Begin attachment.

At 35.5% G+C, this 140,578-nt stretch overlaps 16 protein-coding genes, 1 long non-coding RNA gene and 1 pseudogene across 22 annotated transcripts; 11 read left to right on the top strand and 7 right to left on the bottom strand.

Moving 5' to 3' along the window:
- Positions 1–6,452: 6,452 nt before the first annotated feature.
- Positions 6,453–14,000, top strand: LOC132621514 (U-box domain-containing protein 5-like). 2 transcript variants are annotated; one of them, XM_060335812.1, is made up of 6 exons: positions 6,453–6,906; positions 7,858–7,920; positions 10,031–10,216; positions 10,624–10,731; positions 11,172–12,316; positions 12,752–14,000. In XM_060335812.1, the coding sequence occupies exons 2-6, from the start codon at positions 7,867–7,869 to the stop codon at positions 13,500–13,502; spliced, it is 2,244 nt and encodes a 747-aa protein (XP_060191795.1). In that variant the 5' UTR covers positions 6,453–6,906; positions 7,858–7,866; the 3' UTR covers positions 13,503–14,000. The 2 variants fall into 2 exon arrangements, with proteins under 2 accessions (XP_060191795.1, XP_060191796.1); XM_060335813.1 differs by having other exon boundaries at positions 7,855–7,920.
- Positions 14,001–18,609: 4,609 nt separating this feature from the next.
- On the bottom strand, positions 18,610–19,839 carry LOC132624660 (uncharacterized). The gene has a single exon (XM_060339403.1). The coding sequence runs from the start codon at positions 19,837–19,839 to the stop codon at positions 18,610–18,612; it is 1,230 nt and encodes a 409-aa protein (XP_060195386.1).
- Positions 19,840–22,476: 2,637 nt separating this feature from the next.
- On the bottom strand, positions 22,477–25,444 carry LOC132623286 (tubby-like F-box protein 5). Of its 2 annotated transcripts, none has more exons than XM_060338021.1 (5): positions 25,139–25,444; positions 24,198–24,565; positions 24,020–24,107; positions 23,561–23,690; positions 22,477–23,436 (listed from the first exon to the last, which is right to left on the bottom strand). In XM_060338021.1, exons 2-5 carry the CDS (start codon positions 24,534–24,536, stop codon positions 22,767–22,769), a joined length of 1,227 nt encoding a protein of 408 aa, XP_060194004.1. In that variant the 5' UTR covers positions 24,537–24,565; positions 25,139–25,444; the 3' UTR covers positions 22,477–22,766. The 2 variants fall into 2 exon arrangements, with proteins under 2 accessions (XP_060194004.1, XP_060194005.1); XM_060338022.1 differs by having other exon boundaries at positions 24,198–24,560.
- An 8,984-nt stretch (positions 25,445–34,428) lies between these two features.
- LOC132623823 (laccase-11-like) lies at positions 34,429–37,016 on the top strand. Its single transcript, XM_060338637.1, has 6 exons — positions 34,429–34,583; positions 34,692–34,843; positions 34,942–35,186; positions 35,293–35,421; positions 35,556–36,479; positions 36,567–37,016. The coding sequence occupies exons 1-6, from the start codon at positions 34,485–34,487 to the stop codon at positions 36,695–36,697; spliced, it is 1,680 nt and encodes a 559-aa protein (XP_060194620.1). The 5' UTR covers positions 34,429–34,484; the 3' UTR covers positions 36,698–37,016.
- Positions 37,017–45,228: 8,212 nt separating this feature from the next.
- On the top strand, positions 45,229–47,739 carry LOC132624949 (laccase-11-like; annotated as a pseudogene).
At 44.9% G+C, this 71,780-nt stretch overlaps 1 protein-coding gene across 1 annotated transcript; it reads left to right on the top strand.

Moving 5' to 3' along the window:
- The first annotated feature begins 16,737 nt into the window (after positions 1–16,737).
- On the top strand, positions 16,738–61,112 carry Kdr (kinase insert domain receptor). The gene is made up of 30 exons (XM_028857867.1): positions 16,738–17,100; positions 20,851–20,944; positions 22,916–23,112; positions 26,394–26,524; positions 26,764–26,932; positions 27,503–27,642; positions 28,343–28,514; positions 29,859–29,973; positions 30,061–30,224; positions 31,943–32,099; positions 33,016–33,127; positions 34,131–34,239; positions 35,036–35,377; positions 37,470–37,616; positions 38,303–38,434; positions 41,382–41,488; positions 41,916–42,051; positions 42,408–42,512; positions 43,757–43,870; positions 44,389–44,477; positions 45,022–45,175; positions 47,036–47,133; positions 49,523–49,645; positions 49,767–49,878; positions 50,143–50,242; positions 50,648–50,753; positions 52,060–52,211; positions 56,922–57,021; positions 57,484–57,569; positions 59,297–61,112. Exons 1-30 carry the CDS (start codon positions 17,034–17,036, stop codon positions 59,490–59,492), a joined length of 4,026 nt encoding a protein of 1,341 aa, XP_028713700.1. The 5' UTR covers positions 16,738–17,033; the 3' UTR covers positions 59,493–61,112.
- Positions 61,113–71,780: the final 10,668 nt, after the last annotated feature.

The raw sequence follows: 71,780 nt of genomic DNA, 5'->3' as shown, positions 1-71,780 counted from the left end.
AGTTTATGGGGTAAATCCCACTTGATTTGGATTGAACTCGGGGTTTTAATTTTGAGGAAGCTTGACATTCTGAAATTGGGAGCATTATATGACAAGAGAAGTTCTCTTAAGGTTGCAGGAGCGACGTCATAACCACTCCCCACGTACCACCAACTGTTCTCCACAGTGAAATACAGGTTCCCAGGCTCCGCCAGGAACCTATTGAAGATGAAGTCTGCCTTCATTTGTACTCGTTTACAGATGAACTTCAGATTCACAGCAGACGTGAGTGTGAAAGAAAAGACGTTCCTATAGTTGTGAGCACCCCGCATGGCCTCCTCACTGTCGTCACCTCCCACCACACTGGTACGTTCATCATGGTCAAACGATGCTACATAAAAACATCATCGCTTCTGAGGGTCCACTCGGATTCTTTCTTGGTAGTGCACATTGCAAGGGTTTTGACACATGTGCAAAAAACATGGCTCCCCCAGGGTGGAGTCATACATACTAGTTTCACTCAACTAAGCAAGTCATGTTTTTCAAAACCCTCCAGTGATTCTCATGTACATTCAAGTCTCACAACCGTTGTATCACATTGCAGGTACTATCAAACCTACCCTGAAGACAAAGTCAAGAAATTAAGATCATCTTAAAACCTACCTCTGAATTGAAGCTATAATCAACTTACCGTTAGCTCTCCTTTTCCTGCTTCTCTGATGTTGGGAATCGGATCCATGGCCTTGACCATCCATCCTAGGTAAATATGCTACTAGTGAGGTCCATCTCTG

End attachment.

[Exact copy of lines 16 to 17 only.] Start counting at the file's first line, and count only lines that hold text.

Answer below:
- On the top strand, positions 16,738–61,112 carry Kdr (kinase insert domain receptor). The gene is made up of 30 exons (XM_028857867.1): positions 16,738–17,100; positions 20,851–20,944; positions 22,916–23,112; positions 26,394–26,524; positions 26,764–26,932; positions 27,503–27,642; positions 28,343–28,514; positions 29,859–29,973; positions 30,061–30,224; positions 31,943–32,099; positions 33,016–33,127; positions 34,131–34,239; positions 35,036–35,377; positions 37,470–37,616; positions 38,303–38,434; positions 41,382–41,488; positions 41,916–42,051; positions 42,408–42,512; positions 43,757–43,870; positions 44,389–44,477; positions 45,022–45,175; positions 47,036–47,133; positions 49,523–49,645; positions 49,767–49,878; positions 50,143–50,242; positions 50,648–50,753; positions 52,060–52,211; positions 56,922–57,021; positions 57,484–57,569; positions 59,297–61,112. Exons 1-30 carry the CDS (start codon positions 17,034–17,036, stop codon positions 59,490–59,492), a joined length of 4,026 nt encoding a protein of 1,341 aa, XP_028713700.1. The 5' UTR covers positions 16,738–17,033; the 3' UTR covers positions 59,493–61,112.
- Positions 61,113–71,780: the final 10,668 nt, after the last annotated feature.